Although the evidence on whether the programs work is at best mixed, companies are “increasingly trying to lower health care costs by using incentives to persuade workers to make better lifestyle choices,” according to the New York Times. In practice, this means that less-healthy employees are charged more for health care—which, as the article points out, may worsen the problem that such incentives purport to address: “Programs that reward people for good behavior may be singling out those who were already practicing healthy habits, while those that penalize workers for bad behavior may be unfairly singling out the very people who need lower health care costs.”
CVS’s employee health care incentive program is currently getting the most attention, but they are far from alone. Clearly, better health is a worthy goal, but that must be balanced against employee privacy.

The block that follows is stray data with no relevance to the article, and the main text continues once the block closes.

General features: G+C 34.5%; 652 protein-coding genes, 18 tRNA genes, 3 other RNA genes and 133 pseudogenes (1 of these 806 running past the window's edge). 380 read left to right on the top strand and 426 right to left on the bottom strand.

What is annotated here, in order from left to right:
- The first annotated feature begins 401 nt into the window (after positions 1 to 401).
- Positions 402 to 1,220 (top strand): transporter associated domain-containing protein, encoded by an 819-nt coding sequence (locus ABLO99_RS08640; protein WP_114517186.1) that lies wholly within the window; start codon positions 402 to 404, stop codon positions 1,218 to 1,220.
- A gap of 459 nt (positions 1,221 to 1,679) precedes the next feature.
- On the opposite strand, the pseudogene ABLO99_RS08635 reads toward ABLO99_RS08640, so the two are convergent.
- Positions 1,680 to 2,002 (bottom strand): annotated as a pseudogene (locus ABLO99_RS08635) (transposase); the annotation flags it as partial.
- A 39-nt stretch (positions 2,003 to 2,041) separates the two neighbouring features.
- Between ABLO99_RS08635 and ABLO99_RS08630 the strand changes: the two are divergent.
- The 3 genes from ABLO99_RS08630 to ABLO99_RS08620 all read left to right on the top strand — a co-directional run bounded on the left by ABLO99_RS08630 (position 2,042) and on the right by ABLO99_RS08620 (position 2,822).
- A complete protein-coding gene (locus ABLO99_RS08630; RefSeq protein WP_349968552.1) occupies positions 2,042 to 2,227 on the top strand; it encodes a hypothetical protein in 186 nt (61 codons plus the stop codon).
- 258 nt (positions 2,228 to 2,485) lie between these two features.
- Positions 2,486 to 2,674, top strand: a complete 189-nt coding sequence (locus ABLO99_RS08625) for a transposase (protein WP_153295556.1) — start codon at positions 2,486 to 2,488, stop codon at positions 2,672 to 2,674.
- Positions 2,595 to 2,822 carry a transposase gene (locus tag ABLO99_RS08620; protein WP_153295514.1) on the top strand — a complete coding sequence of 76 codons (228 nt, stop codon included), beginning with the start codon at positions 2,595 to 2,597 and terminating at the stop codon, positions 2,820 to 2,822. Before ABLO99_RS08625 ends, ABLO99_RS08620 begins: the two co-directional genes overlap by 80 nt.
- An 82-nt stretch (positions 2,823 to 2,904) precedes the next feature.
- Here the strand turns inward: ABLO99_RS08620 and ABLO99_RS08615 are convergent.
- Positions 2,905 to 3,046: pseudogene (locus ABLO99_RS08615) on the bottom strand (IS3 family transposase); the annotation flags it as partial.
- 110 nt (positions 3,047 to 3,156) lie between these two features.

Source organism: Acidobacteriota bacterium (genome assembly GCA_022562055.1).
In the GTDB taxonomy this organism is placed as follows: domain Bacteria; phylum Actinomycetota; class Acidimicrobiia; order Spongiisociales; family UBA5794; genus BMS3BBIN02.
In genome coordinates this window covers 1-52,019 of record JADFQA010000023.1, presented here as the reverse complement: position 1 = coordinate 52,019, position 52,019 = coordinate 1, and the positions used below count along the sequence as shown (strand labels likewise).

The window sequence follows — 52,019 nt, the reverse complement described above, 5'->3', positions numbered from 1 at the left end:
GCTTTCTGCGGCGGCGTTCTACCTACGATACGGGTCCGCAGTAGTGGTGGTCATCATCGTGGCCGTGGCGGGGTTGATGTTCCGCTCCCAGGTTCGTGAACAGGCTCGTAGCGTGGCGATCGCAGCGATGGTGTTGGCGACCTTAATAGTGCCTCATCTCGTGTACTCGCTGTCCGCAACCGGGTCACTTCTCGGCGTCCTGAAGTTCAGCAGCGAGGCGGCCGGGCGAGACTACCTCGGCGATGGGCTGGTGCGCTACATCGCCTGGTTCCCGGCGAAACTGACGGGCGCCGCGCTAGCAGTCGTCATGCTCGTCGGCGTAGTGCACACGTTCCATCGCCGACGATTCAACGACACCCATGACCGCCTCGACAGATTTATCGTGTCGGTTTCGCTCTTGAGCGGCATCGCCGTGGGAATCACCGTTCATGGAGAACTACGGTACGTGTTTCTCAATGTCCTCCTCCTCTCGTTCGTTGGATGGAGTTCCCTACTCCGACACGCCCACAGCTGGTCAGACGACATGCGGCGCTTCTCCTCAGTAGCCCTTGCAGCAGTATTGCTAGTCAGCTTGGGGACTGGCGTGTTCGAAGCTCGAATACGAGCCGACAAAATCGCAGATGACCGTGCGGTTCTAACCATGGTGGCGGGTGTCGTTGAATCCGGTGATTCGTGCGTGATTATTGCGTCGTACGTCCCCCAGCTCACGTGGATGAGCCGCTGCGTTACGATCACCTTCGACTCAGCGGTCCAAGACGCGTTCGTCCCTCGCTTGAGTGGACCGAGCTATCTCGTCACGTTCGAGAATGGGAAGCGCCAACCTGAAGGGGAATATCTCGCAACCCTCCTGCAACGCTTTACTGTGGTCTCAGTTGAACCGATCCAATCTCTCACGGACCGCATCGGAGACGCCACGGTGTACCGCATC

The Times mentions that litigation against the programs has “so far failed to gain traction.” NBC News expands on legal issues at hand:
Among the complications is a possible conflict between the American Disabilities Act and the Health Insurance Portability and Accountability Act. While HIPAA specifically allows companies to offer financial incentives to employees who take part in wellness programs, the ADA states that any questions about an employee’s health must be voluntary (and not coerced with an incentive of anything more valuable than a T-shirt or hat.)
The U.S. Equal Employment Opportunity Commission, which administers the ADA, has declined to clarify its stance on the apparent conflict, leaving some companies to wonder if there is a legal risk [….]
The Harman Firm will continue to follow this issues as it unfolds. Contact us today with any questions about employment law.